Roast squash and heirloom bean tart with pumpkin seed crust and shaved Brussels sprout salad with toasted pine nut dressing
POSTED ON November 25, 2014
For this year’s Thanksgiving-inspired post, I wanted to make something a bit different as a centerpiece; definitely not the usual vegetarian main. Creating a tart topped with wedges of roasted squash has been on my mind for years. This recipe is inspired by a photo in one of my oldest and favorite cookbooks called Nourish by Holly Davis. The book is not vegan or vegetarian but has a macrobiotic approach—for those of you who have my book, in the head notes of the Earl grey tea fruitcake I write about Holly’s former restaurant in Sydney.
This tart has a crisp, savory crust made with chickpea flour and a combination of other gluten free flours. It’s filled with a flavorful mixture of heirloom beans and caramelized onions. If you don‘t have heirloom beans on hand you could use navy or cannellini in their place. You’ll need about 3 ½ cups cooked.
Another recipe I have wanted to create a vegan version for is a tasty shaved Brussels sprout salad. Often you’ll find these kinds of salads made with the addition of grated Pecorino or Parmesan cheese to tame the assertive Brassica flavor. Here I used a combination of crushed pine nuts, sweet white miso and nutritional yeast, which gives the salad the desired umami taste.
For those of you celebrating Thanksgiving I wish you a wonderful day filled with gratitude and delicious food.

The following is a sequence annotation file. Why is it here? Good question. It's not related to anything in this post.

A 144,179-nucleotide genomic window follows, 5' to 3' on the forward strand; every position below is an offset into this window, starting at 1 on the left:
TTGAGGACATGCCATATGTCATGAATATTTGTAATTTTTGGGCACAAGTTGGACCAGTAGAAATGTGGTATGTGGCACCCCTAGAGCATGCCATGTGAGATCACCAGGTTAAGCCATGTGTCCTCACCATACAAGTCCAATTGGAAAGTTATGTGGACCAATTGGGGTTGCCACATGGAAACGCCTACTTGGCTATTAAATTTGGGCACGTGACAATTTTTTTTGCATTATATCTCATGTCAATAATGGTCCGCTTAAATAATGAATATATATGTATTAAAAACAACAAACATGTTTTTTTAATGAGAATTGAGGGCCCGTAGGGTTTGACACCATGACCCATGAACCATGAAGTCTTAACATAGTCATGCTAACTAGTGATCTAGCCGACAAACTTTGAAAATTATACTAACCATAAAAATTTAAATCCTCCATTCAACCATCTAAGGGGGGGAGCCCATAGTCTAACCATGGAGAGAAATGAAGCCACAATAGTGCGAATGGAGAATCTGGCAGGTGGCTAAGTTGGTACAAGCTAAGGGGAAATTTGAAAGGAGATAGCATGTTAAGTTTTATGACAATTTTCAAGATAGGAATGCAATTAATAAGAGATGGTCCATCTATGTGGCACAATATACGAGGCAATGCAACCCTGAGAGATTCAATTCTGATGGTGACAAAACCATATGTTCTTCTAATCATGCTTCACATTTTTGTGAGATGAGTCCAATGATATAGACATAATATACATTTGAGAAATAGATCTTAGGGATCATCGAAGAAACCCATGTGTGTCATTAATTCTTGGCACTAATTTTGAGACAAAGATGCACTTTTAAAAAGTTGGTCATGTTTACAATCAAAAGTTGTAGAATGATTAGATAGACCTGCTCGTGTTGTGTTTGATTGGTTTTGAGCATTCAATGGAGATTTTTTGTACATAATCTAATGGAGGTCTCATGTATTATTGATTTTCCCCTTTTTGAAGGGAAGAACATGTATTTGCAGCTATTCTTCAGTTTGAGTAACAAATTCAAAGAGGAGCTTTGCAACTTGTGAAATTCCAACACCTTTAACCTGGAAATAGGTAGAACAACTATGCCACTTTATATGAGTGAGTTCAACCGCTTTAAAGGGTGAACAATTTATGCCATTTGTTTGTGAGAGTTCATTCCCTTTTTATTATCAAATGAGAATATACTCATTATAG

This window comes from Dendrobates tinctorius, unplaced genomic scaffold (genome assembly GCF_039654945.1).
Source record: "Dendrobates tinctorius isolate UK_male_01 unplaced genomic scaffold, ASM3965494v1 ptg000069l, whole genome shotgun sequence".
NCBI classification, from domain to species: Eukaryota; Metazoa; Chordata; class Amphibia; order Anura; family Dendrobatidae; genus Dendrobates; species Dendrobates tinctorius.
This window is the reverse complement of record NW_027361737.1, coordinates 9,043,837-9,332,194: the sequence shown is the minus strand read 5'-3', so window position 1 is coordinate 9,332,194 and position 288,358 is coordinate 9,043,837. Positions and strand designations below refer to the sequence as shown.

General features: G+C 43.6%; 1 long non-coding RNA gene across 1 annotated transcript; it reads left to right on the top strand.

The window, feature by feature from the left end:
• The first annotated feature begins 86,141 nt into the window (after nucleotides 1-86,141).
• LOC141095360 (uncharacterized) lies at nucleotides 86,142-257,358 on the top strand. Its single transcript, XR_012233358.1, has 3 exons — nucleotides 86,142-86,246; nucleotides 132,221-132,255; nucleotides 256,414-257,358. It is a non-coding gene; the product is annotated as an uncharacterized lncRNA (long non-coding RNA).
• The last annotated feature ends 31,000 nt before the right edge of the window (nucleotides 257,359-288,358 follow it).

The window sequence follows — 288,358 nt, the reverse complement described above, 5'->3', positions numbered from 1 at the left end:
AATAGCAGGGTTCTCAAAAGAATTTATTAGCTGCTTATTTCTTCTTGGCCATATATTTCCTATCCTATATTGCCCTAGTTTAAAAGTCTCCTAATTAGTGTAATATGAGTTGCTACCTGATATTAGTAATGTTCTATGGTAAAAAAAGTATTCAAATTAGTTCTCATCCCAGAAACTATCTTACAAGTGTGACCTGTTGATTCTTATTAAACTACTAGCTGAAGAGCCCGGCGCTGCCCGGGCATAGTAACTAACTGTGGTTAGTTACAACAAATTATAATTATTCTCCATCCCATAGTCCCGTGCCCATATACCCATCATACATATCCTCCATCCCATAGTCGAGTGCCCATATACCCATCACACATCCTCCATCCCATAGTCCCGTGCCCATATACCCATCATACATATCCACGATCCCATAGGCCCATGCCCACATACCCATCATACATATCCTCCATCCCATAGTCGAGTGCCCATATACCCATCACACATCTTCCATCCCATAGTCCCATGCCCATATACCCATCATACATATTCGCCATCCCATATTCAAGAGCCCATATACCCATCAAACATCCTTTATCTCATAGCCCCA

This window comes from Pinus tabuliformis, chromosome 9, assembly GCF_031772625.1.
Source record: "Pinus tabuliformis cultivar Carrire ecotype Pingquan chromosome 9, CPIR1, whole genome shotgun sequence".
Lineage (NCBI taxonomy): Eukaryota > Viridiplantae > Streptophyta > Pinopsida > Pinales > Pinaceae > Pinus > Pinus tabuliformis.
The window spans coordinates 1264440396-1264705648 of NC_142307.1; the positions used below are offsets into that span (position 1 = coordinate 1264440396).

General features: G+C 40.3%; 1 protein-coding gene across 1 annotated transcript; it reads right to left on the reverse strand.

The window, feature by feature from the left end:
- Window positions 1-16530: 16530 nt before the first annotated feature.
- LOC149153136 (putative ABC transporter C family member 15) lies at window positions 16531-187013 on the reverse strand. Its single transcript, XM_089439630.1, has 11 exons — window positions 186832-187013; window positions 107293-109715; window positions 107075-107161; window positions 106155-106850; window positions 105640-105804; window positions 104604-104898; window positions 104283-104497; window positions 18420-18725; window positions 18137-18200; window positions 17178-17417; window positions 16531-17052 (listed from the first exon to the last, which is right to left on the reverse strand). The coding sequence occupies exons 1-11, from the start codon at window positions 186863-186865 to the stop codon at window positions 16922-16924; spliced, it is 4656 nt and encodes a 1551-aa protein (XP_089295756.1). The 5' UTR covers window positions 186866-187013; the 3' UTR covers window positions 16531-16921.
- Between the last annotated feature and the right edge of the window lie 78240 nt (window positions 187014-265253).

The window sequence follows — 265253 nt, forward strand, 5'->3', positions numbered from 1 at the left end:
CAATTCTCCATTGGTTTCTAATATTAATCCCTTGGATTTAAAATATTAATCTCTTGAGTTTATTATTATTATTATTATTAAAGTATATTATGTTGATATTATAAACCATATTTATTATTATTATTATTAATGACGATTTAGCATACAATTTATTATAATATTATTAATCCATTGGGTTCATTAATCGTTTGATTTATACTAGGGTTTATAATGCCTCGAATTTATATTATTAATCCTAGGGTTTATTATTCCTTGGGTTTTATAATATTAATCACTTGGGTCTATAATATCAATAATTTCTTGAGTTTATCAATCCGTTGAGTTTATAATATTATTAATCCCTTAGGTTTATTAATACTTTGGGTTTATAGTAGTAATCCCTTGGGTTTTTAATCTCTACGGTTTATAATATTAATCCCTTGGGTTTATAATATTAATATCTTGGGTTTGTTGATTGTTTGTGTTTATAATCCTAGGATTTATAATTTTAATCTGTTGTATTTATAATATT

Roasted squash and heirloom bean tart with pumpkin seed crust
Although I like the look of the green-skinned kabocha squash in this tart, I found that the large wedges roasted up a little too dry. To create a moister texture, you could roast them separately and cover for the first half of the cooking time; or replace them with more of the red kuri or delicata squash if you prefer.
If you don’t have a pressure cooker, allow plenty of time to cook the beans, as they are extra large.
Makes 1 10-inch tart/serves 8
¾ cup regular rolled oats (gluten free if needed)
¾ cup toasted pumpkin seeds, divided
¼ cup chickpea flour
¼ cup brown rice flour, I used sprouted
½ teaspoon baking powder
½ cup oat flour (gluten free if needed)
½ teaspoon sea salt
5 tablespoons extra virgin olive oil
5 tablespoons nut milk or soymilk
1 ½ cup white Corona beans, soaked over night in plenty of water
4 tablespoons extra virgin olive oil, divided
2 inch strip kombu
1 large yellow onion, quartered and sliced
1 tablespoon balsamic vinegar
2 tablespoons white balsamic vinegar
½ a medium-large red kuri squash, halved and seeded
½ a medium large kabocha squash, halved and seeded
1 large delicata squash, halved and seeded
2 tablespoons plus 2 teaspoons extra virgin olive oil, divided
½ cup sage leaves
Make the crust: